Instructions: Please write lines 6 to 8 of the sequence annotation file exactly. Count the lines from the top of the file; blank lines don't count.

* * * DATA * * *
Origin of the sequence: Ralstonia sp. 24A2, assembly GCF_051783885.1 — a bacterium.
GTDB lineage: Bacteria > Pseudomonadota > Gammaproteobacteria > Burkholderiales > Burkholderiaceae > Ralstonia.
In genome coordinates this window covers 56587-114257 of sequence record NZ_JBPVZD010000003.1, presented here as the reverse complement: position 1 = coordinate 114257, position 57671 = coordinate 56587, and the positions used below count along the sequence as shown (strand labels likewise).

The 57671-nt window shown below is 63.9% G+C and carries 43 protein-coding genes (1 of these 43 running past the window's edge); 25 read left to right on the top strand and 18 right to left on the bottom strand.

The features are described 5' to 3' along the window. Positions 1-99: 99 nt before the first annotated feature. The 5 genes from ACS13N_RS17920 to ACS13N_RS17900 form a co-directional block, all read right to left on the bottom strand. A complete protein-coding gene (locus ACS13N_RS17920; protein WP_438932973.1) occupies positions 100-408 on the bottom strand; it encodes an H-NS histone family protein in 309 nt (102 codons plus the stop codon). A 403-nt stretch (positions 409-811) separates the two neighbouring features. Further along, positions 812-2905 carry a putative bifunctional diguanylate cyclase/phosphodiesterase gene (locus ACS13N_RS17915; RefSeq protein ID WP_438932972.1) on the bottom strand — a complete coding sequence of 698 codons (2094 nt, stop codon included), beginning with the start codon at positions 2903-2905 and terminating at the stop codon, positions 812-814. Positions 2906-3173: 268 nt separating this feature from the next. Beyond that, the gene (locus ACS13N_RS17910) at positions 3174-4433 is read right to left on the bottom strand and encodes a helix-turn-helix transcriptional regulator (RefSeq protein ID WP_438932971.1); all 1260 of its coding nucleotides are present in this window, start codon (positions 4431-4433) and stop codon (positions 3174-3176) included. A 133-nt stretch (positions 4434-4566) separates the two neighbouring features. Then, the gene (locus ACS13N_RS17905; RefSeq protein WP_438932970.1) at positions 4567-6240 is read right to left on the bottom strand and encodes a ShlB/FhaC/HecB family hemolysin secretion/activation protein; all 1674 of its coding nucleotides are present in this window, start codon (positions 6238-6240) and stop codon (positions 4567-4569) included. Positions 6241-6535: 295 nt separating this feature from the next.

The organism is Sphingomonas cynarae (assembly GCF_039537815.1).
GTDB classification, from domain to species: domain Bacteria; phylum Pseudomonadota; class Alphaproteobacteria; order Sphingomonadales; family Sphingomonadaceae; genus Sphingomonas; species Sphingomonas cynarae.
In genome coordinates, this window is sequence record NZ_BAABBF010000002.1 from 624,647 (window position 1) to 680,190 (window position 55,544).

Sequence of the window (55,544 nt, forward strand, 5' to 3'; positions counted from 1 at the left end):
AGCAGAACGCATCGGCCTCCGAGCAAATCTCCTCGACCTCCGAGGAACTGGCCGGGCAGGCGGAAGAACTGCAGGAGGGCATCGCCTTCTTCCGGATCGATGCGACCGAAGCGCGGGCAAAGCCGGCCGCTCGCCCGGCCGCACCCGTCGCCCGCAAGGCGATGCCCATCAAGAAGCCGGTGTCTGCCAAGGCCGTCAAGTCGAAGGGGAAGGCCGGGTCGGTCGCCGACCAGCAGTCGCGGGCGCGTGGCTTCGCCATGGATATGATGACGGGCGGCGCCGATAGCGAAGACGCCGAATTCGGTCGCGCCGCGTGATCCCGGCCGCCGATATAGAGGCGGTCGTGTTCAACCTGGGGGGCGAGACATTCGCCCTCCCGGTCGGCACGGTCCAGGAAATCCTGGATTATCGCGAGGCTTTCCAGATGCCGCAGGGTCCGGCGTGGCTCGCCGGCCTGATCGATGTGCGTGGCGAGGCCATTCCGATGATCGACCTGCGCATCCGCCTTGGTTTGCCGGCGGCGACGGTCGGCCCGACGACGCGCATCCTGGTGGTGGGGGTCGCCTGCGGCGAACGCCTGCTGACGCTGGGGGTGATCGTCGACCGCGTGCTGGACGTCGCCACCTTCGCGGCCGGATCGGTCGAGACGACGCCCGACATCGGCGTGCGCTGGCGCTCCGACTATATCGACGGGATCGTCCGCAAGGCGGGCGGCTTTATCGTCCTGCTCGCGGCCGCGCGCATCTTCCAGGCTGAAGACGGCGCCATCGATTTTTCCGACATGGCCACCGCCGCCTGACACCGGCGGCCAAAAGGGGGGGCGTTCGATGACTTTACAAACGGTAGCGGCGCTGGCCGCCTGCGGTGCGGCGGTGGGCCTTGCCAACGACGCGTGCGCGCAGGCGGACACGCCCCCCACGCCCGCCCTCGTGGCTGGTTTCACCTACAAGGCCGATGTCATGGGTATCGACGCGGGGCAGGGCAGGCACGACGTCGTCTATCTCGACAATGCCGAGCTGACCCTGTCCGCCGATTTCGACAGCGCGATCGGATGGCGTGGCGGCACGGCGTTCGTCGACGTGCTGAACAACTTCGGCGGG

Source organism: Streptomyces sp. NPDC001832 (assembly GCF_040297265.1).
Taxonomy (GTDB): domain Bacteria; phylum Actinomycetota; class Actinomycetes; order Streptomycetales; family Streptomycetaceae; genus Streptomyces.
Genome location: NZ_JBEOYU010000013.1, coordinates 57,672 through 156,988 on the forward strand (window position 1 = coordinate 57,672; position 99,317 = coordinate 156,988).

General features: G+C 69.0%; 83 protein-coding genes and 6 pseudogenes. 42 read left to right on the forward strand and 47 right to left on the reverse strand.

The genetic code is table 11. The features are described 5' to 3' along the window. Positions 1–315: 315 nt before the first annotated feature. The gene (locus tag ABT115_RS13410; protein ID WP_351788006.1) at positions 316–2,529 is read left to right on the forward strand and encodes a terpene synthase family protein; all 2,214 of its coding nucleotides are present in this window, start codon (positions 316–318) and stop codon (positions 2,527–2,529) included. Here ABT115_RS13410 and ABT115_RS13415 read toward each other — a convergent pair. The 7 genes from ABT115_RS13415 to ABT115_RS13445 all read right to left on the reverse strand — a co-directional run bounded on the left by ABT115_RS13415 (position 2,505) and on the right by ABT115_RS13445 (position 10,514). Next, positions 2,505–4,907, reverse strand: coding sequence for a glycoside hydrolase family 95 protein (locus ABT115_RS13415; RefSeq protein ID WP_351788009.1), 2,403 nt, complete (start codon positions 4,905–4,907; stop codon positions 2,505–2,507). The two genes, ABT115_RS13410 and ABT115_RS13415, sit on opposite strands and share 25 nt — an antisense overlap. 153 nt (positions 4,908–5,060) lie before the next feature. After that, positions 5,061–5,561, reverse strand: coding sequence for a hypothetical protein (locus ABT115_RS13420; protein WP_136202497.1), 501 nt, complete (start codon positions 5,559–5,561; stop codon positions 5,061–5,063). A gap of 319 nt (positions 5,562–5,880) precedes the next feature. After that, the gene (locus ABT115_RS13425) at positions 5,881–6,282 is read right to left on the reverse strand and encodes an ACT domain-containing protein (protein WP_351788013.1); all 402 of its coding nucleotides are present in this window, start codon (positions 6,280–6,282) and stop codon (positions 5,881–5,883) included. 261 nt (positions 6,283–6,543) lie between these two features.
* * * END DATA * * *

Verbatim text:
The organism is Sphingomonas cynarae (assembly GCF_039537815.1).
GTDB classification, from domain to species: domain Bacteria; phylum Pseudomonadota; class Alphaproteobacteria; order Sphingomonadales; family Sphingomonadaceae; genus Sphingomonas; species Sphingomonas cynarae.
In genome coordinates, this window is sequence record NZ_BAABBF010000002.1 from 624,647 (window position 1) to 680,190 (window position 55,544).